Federal Prosecutors Oppose ‘ComEd Four’ Defendants’ Push for Sentencing Delay

(Michael Izquierdo / WTTW News)(Michael Izquierdo / WTTW News)

Federal prosecutors have once again expressed their opposition to any delay in sentencing for the “ComEd Four” defendants, arguing it’s “wishful thinking” that an unrelated case making its way before the U.S. Supreme Court could put those verdicts in jeopardy.

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The four former Commonwealth Edison officials were found guilty last May of conspiring to bribe former Illinois House Speaker Michael Madigan in exchange for his support on favorable legislation in Springfield.

But despite the verdicts, defense attorneys for the four now argue that the Supreme Court could rewrite the federal bribery statute that was at issue in many of the charges they were convicted on. They’ve asked a judge to delay sentencing until after the high court’s ruling, claiming that its decision could mean “the convictions are not going to stand.”

But prosecutors strongly disagree.

“Only two circuits are in the minority of the circuit split being considered by the Supreme Court,” Assistant U.S. Attorney Amarjeet Bhachu wrote in a response filed Friday. “The weight of the authority supports the government’s interpretation of (the statute). The defendants are therefore wrong to declare victory now, when a decision is still far off, about six months away. Until that time, the Seventh Circuit’s precedent in this area stands undisturbed.”

The “ComEd Four” — Madigan’s longtime confidant Michael McClain, ex-ComEd CEO Anne Pramaggiore, retired ComEd executive John Hooker and former ComEd consultant Jay Doherty — were convicted of bribery conspiracy, bribery and willfully falsifying the utility giant’s books.

Prosecutors argued they did this several ways, including paying Madigan allies as ComEd subcontractors to do little or no work for the company. They also allegedly offered a lucrative contract to a law firm run by Madigan ally Victor Reyes and fought to get Juan Ochoa appointed to the ComEd board of directors at the former speaker’s behest.

Ex-City Club of Chicago president and former ComEd consultant Jay Doherty, retired ComEd executive John Hooker, former ComEd lobbyist Mike McClain and ex-ComEd CEO Anne Pramaggiore were found guilty. (File photos)Ex-City Club of Chicago president and former ComEd consultant Jay Doherty, retired ComEd executive John Hooker, former ComEd lobbyist Mike McClain and ex-ComEd CEO Anne Pramaggiore were found guilty. (File photos)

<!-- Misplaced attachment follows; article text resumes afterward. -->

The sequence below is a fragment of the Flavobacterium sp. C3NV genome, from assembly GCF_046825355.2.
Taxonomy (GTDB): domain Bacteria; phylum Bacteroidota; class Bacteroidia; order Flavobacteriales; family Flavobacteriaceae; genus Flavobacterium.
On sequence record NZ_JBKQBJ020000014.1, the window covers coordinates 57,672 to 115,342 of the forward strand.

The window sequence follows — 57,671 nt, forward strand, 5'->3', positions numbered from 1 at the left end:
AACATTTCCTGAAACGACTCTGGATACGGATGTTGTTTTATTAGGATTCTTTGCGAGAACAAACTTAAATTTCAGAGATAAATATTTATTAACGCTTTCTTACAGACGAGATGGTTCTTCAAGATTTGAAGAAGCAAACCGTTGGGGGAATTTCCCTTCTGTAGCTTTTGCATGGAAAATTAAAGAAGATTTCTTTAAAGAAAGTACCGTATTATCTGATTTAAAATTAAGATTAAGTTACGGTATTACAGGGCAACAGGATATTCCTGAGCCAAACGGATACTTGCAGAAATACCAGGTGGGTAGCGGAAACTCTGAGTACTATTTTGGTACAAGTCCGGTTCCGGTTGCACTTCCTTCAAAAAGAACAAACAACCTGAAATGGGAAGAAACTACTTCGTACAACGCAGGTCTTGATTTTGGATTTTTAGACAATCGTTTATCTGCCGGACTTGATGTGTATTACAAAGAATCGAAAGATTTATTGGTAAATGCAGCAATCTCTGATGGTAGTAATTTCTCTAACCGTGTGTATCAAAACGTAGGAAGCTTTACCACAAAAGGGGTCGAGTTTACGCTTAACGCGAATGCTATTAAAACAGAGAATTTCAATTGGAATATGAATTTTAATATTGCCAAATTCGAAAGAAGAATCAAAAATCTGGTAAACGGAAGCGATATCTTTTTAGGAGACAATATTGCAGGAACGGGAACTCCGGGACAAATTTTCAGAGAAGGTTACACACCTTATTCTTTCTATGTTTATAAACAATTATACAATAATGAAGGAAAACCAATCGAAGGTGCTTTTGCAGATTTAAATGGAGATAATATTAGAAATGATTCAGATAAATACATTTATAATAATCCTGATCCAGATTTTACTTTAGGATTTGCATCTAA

They had been scheduled to be sentenced this month, but those dates were removed and the four cannot be sentenced until late February at the earliest as U.S. District Judge Harry Leinenweber expects to be out of town dealing with ongoing health issues until that point.

According to the defense, the case before the Supreme Court (James E. Snyder v. U.S.) could determine whether the statute ​​criminalizes only bribery or also reaches gratuities — defined as payments in recognition of actions a state or local official has already taken or committed to take, without any quid pro quo agreement to take those actions.

A separate judge has already agreed to push back Madigan’s upcoming racketeering trial from April until October while they await a decision in the Snyder case.

Defense attorneys claimed that if the law is changed, and requires that a quid pro quo be proven beyond a reasonable doubt, it would raise concerns about whether the “ComEd Four” jury was properly instructed.

Bhachu said any jury instruction issues could be handled on appeal and argued that the late Justice Antonin Scalia — whom Bhachu described as “the pre-eminent textualist of his generation” — thought it “clear that the text of (the statute) prohibited the payment of both bribes and gratuities.”

Bhachu also took issue with what he described as the defendants’ attempts to portray themselves as “victims” of a government that tried them for conduct they now argue was not criminal.

“If anything, each defendants’ misguided and unrepentant effort to shift the blame for their obvious wrongdoing — for trying to ply Michael Madigan with over $1 million in corrupt benefits and to cook the books to hide their scheme — demonstrates their unwillingness to accept responsibility for their own conduct and should be taken into account at sentencing,” Bhachu wrote.

He argued that even if there is a substantial change to the statute, the four’s record falsification — which include possible prison sentences of up to 20 years, the most of any charge in this case — would be unaffected.

“So it is nothing more than wishful thinking,” he wrote, “that those convictions are in jeopardy.”

Contact Matt Masterson: @ByMattMasterson[email protected] | (773) 509-5431

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